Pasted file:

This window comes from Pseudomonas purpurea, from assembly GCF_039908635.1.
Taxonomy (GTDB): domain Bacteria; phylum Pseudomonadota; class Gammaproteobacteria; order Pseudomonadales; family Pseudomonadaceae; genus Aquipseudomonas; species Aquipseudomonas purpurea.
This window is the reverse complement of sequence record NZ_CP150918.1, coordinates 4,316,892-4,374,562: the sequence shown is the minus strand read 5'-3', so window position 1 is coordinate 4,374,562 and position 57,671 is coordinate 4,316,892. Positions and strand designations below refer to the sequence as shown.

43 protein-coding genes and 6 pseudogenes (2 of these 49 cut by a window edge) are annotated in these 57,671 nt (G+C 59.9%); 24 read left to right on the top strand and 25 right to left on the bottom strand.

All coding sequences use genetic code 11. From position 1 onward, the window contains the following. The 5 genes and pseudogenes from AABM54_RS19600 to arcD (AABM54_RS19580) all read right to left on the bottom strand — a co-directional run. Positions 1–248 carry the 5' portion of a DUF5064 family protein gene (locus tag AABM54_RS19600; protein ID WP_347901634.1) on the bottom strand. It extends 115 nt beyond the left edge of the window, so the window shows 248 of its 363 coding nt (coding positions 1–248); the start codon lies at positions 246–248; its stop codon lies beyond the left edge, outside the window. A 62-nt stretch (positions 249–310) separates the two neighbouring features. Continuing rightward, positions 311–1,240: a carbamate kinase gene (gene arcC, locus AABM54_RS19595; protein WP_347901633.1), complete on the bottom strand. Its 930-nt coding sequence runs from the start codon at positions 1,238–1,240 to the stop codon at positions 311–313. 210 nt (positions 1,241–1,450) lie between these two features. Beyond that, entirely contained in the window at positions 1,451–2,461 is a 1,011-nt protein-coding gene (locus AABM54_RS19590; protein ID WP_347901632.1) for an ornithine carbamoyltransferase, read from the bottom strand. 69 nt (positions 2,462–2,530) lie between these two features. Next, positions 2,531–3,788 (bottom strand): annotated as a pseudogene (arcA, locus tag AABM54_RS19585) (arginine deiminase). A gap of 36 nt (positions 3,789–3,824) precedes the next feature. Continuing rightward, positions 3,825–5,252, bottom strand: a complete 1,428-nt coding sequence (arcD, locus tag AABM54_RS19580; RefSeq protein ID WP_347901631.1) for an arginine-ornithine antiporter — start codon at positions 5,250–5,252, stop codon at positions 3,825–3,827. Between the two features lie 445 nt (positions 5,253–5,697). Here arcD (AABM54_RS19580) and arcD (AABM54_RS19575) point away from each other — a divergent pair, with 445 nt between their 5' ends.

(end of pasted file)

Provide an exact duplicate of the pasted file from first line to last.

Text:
This window comes from Pseudomonas purpurea, from assembly GCF_039908635.1.
Taxonomy (GTDB): domain Bacteria; phylum Pseudomonadota; class Gammaproteobacteria; order Pseudomonadales; family Pseudomonadaceae; genus Aquipseudomonas; species Aquipseudomonas purpurea.
This window is the reverse complement of sequence record NZ_CP150918.1, coordinates 4,316,892-4,374,562: the sequence shown is the minus strand read 5'-3', so window position 1 is coordinate 4,374,562 and position 57,671 is coordinate 4,316,892. Positions and strand designations below refer to the sequence as shown.

43 protein-coding genes and 6 pseudogenes (2 of these 49 cut by a window edge) are annotated in these 57,671 nt (G+C 59.9%); 24 read left to right on the top strand and 25 right to left on the bottom strand.

All coding sequences use genetic code 11. From position 1 onward, the window contains the following. The 5 genes and pseudogenes from AABM54_RS19600 to arcD (AABM54_RS19580) all read right to left on the bottom strand — a co-directional run. Positions 1–248 carry the 5' portion of a DUF5064 family protein gene (locus tag AABM54_RS19600; protein ID WP_347901634.1) on the bottom strand. It extends 115 nt beyond the left edge of the window, so the window shows 248 of its 363 coding nt (coding positions 1–248); the start codon lies at positions 246–248; its stop codon lies beyond the left edge, outside the window. A 62-nt stretch (positions 249–310) separates the two neighbouring features. Continuing rightward, positions 311–1,240: a carbamate kinase gene (gene arcC, locus AABM54_RS19595; protein WP_347901633.1), complete on the bottom strand. Its 930-nt coding sequence runs from the start codon at positions 1,238–1,240 to the stop codon at positions 311–313. 210 nt (positions 1,241–1,450) lie between these two features. Beyond that, entirely contained in the window at positions 1,451–2,461 is a 1,011-nt protein-coding gene (locus AABM54_RS19590; protein ID WP_347901632.1) for an ornithine carbamoyltransferase, read from the bottom strand. 69 nt (positions 2,462–2,530) lie between these two features. Next, positions 2,531–3,788 (bottom strand): annotated as a pseudogene (arcA, locus tag AABM54_RS19585) (arginine deiminase). A gap of 36 nt (positions 3,789–3,824) precedes the next feature. Continuing rightward, positions 3,825–5,252, bottom strand: a complete 1,428-nt coding sequence (arcD, locus tag AABM54_RS19580; RefSeq protein ID WP_347901631.1) for an arginine-ornithine antiporter — start codon at positions 5,250–5,252, stop codon at positions 3,825–3,827. Between the two features lie 445 nt (positions 5,253–5,697). Here arcD (AABM54_RS19580) and arcD (AABM54_RS19575) point away from each other — a divergent pair, with 445 nt between their 5' ends.